I registered with LinkedIn back in 2005 while I was living and working in Kazakhstan. At that time, LinkedIn was primarily a networking tool for recruiters and potential candidates. I recall joining various interest groups like Finance Professionals, Russia Networking Group and Global CFO’s in the hopes that some exotic role would evolve in the energy sector. I still have legacy contacts such as Miles Jennings from Recruiter.com and many of my former colleagues within the Deloitte Eastern European and Russia network. Prior to moving to the Middle East in 2009, I rarely used LinkedIn other than to see if any interesting CFO roles were posted in one or more of the specialty groups or to browse the contacts of recruiters to see if there was common ground to connect.
During my 10 years working in the Middle East (from 2009 to 2019), I came to understand that many of my contacts were fairly dormant and certainly were not going to lead to any lucrative roles if I did not take initiative. In 2012, I paid a career expert firm to review my CV and feed me with what I understood to be leads for “exclusive” CFO roles. Although the CV review was helpful, the leads I received over the three-month subscription period (1st month was free; 2nd & 3rd months were paid) never materialized into anything beyond me submitting my CV and disappointingly, never even lead to a phone interview. In hindsight, I would not recommend anyone to pay for such a service.
When I initially wrote this article in July 2019 (which I aptly titled "Will You Review My CV?"), I had moved on from my “pay for recruiting” service experience and realized that technology had changed significantly for all parties involved in the hiring, recruiting and placement process. Many candidates will find that they are at a significant disadvantage when going up against the recruiting agency, the potential company and artificial intelligence (AI-enabled) software referred to as ATS, or Applicant Tracking Software, that automates the process of recruitment and hiring.
Two examples from 2019 included:
Allyo (https://www.allyo.com) uses artificial intelligence to automate the process of communicating with the candidate and moving through the hiring process.
TalkPush (https://www.talkpush.com) and their use of chat bots to initiate conversations between candidates and recruiters.
There have been numerous startups between 2020 and 2022 that have entered the talent management field; while I do not track this sector specifically, it appears that the founding teams from such startups focus on their local markets and grow organically from within their community. Such a strategy is consistent with advice provided by startup incubators such as Y Combinator (https://www.ycombinator.com) or Entrepreneur First (https://www.joinef.com) to seek to "solve a personal pain point" with a solution that others will benefit from.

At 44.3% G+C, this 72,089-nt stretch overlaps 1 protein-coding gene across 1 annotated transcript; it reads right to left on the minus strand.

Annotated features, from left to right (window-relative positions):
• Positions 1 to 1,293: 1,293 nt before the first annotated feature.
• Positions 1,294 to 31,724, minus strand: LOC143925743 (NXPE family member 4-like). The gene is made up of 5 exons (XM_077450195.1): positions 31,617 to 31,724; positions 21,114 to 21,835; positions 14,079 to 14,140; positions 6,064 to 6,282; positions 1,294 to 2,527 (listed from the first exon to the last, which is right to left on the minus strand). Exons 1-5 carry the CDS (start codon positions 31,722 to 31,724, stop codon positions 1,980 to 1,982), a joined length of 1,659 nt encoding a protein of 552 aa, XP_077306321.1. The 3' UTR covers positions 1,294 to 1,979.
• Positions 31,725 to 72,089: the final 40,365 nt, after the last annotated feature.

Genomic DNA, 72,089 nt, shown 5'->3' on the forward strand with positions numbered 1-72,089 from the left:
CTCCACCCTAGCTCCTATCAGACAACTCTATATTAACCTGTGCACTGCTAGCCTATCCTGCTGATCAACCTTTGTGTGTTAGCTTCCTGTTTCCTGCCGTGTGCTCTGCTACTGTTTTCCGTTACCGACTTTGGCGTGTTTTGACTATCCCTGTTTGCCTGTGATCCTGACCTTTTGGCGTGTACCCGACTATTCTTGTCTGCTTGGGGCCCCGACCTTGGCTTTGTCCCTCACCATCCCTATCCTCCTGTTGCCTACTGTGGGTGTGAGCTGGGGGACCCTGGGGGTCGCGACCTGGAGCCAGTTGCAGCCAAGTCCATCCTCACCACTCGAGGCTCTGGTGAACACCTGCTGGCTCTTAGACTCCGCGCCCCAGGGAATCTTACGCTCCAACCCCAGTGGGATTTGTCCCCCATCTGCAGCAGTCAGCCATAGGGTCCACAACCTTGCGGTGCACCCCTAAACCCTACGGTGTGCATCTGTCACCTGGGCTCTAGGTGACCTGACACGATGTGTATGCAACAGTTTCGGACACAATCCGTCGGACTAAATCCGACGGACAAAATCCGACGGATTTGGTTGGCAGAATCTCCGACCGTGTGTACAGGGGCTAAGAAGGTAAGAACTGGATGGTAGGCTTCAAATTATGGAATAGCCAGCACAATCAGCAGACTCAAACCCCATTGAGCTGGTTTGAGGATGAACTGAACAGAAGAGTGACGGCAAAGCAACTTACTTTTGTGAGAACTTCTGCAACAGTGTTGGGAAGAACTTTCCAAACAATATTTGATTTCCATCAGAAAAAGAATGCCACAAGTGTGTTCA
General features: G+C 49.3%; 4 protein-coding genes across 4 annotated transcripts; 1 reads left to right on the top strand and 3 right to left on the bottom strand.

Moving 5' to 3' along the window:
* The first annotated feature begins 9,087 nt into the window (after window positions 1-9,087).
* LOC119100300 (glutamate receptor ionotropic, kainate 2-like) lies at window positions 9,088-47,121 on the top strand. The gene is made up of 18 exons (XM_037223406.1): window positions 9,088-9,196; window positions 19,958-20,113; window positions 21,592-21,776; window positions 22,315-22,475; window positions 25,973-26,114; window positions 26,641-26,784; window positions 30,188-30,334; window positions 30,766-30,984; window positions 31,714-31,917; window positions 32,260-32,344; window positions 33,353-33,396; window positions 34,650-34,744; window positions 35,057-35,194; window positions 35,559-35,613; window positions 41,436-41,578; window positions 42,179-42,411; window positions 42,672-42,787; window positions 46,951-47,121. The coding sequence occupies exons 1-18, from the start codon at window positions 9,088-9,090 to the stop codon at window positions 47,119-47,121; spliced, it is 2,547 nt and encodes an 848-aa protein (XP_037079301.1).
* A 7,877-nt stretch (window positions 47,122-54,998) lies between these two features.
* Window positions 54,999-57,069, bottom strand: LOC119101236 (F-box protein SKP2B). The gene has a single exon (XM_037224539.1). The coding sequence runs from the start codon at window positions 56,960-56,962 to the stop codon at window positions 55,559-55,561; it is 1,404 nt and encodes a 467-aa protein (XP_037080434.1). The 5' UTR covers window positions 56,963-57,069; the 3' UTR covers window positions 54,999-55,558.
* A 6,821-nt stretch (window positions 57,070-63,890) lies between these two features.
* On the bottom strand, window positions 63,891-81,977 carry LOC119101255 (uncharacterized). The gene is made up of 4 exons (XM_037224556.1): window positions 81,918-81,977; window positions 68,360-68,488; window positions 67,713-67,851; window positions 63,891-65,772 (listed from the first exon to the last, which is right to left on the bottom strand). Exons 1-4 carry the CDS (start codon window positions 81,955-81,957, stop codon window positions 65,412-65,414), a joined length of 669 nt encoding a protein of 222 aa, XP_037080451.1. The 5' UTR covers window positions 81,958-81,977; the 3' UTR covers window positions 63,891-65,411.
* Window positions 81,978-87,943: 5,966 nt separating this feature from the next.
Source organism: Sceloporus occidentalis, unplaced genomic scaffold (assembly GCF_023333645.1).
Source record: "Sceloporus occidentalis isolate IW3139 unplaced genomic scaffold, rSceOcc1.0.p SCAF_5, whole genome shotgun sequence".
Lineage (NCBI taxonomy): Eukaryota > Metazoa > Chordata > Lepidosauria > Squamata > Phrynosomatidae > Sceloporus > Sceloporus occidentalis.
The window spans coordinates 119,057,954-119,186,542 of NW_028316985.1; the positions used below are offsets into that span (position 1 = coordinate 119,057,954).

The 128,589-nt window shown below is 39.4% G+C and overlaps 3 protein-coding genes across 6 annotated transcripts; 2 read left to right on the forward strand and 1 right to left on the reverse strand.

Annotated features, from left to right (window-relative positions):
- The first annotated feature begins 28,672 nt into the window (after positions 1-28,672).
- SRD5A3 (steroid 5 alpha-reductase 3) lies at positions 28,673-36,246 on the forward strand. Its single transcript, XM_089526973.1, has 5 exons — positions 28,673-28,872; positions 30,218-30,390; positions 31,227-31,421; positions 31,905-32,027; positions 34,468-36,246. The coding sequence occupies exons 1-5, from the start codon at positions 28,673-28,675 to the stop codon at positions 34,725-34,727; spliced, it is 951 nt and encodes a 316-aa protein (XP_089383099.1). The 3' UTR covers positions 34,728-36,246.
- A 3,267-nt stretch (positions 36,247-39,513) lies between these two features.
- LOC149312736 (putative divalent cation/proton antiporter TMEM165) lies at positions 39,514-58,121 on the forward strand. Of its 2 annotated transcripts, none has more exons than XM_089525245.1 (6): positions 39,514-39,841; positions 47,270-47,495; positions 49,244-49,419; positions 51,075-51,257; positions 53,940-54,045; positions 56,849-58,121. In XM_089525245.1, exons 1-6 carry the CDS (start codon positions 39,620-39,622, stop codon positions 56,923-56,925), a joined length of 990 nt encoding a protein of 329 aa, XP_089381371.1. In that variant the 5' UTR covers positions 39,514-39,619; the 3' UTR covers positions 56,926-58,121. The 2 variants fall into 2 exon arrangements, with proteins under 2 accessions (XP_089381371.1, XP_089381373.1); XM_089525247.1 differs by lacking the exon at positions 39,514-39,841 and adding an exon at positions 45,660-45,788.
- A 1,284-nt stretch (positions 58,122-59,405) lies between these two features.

I first subscribed to the StrictlyVC newsletter in July 2018 and have made countless references to funding announcements that are included each week day by Connie Loizos, a senior editor with TechCrunch. Connie also started a weekly podcast titled "Download" with her colleague, Alex Gove, which generally features key technology and finance news headlines along with a feature interview with an experienced investor from the venture capital community.
The 31 January 2022 newsletter highlighted two recruiting related funding announcements:
Gupy, a seven-year-old, São Paulo, Brazil-based recruitment platform, has raised $90 million in funding co-led by SoftBank and Riverwood, with participation from Endeavor Catalyst and earlier backers Oria Capital and MAYA Capital. Reuters article: https://reut.rs/3uhKUfd
Alva Labs, a nearly five-year-old, Stockholm-based recruitment startup, has raised $13.1 million in Series A funding led by VNV Global. | https://www.alvalabs.io
The 10 May 2022 newsletter outlined the following features from a startup, Manara from California, that helps its clients flush out tech talent in North Africa and the Middle East:
“...cohort-based training platform…”
“...students do not pay any tuition fee…commit to 10% of salary in first two years of employment…”
TechCrunch article for Manara | https://tcrn.ch/3MlAJwb
Also in May 2022, Paris, France-based, Whoz, announced their €25 million fundraising success for their recruiting software which addresses such issues as skills mapping and team building. This is a link to the Business Wire article: https://rb.gy/rjcotk
Finally, the 8 December 2022 StrictlyVC newsletter featured Hunt Club, an eight-year-old Chicago startup that operates an AI-powered senior talent recruiting platform. This is a link to the TechCrunch article published by Kyle Wiggers: http://bit.ly/3Hvk6yJ